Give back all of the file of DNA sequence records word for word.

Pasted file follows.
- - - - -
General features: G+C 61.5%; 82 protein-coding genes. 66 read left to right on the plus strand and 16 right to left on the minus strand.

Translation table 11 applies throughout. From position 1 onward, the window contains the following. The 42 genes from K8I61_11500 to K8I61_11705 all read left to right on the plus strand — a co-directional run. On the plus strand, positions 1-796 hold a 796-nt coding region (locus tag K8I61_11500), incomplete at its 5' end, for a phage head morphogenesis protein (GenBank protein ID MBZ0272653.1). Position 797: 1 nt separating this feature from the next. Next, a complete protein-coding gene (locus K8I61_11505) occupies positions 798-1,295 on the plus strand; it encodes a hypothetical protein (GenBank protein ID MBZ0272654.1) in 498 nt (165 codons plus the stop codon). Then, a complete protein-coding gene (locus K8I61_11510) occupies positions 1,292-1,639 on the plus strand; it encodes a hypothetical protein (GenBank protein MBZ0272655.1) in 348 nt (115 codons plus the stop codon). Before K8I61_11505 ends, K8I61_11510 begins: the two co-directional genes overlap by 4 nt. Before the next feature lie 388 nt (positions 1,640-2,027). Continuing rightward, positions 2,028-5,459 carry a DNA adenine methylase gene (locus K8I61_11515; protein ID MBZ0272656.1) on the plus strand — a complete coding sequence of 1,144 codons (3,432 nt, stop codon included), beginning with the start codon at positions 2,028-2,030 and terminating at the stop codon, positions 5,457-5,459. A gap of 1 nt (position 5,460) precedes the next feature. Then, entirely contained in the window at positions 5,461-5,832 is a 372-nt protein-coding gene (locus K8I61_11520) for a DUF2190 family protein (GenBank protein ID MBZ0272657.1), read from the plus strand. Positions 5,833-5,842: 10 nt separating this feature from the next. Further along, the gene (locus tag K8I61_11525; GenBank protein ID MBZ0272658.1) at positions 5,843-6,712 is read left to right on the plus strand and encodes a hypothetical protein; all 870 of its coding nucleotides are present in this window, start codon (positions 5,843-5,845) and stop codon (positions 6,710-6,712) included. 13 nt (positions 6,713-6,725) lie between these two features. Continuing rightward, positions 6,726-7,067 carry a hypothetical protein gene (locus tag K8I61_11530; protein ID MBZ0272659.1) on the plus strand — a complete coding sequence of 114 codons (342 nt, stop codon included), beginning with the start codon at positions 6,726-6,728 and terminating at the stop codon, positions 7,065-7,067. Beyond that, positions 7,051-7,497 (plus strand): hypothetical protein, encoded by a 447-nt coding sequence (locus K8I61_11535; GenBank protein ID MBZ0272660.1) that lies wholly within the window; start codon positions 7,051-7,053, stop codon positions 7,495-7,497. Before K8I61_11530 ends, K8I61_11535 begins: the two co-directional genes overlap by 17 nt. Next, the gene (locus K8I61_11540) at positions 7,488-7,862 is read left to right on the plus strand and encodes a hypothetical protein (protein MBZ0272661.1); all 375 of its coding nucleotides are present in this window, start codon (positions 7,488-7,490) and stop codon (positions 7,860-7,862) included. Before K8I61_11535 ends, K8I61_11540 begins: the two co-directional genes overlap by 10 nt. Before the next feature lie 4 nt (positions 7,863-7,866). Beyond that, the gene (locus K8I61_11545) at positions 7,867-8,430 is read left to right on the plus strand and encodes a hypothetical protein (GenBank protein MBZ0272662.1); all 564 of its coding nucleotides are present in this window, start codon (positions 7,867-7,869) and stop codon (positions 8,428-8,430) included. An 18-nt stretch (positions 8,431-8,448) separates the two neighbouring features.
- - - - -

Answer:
General features: G+C 61.5%; 82 protein-coding genes. 66 read left to right on the plus strand and 16 right to left on the minus strand.

Translation table 11 applies throughout. From position 1 onward, the window contains the following. The 42 genes from K8I61_11500 to K8I61_11705 all read left to right on the plus strand — a co-directional run. On the plus strand, positions 1-796 hold a 796-nt coding region (locus tag K8I61_11500), incomplete at its 5' end, for a phage head morphogenesis protein (GenBank protein ID MBZ0272653.1). Position 797: 1 nt separating this feature from the next. Next, a complete protein-coding gene (locus K8I61_11505) occupies positions 798-1,295 on the plus strand; it encodes a hypothetical protein (GenBank protein ID MBZ0272654.1) in 498 nt (165 codons plus the stop codon). Then, a complete protein-coding gene (locus K8I61_11510) occupies positions 1,292-1,639 on the plus strand; it encodes a hypothetical protein (GenBank protein MBZ0272655.1) in 348 nt (115 codons plus the stop codon). Before K8I61_11505 ends, K8I61_11510 begins: the two co-directional genes overlap by 4 nt. Before the next feature lie 388 nt (positions 1,640-2,027). Continuing rightward, positions 2,028-5,459 carry a DNA adenine methylase gene (locus K8I61_11515; protein ID MBZ0272656.1) on the plus strand — a complete coding sequence of 1,144 codons (3,432 nt, stop codon included), beginning with the start codon at positions 2,028-2,030 and terminating at the stop codon, positions 5,457-5,459. A gap of 1 nt (position 5,460) precedes the next feature. Then, entirely contained in the window at positions 5,461-5,832 is a 372-nt protein-coding gene (locus K8I61_11520) for a DUF2190 family protein (GenBank protein ID MBZ0272657.1), read from the plus strand. Positions 5,833-5,842: 10 nt separating this feature from the next. Further along, the gene (locus tag K8I61_11525; GenBank protein ID MBZ0272658.1) at positions 5,843-6,712 is read left to right on the plus strand and encodes a hypothetical protein; all 870 of its coding nucleotides are present in this window, start codon (positions 5,843-5,845) and stop codon (positions 6,710-6,712) included. 13 nt (positions 6,713-6,725) lie between these two features. Continuing rightward, positions 6,726-7,067 carry a hypothetical protein gene (locus tag K8I61_11530; protein ID MBZ0272659.1) on the plus strand — a complete coding sequence of 114 codons (342 nt, stop codon included), beginning with the start codon at positions 6,726-6,728 and terminating at the stop codon, positions 7,065-7,067. Beyond that, positions 7,051-7,497 (plus strand): hypothetical protein, encoded by a 447-nt coding sequence (locus K8I61_11535; GenBank protein ID MBZ0272660.1) that lies wholly within the window; start codon positions 7,051-7,053, stop codon positions 7,495-7,497. Before K8I61_11530 ends, K8I61_11535 begins: the two co-directional genes overlap by 17 nt. Next, the gene (locus K8I61_11540) at positions 7,488-7,862 is read left to right on the plus strand and encodes a hypothetical protein (protein MBZ0272661.1); all 375 of its coding nucleotides are present in this window, start codon (positions 7,488-7,490) and stop codon (positions 7,860-7,862) included. Before K8I61_11535 ends, K8I61_11540 begins: the two co-directional genes overlap by 10 nt. Before the next feature lie 4 nt (positions 7,863-7,866). Beyond that, the gene (locus K8I61_11545) at positions 7,867-8,430 is read left to right on the plus strand and encodes a hypothetical protein (GenBank protein MBZ0272662.1); all 564 of its coding nucleotides are present in this window, start codon (positions 7,867-7,869) and stop codon (positions 8,428-8,430) included. An 18-nt stretch (positions 8,431-8,448) separates the two neighbouring features.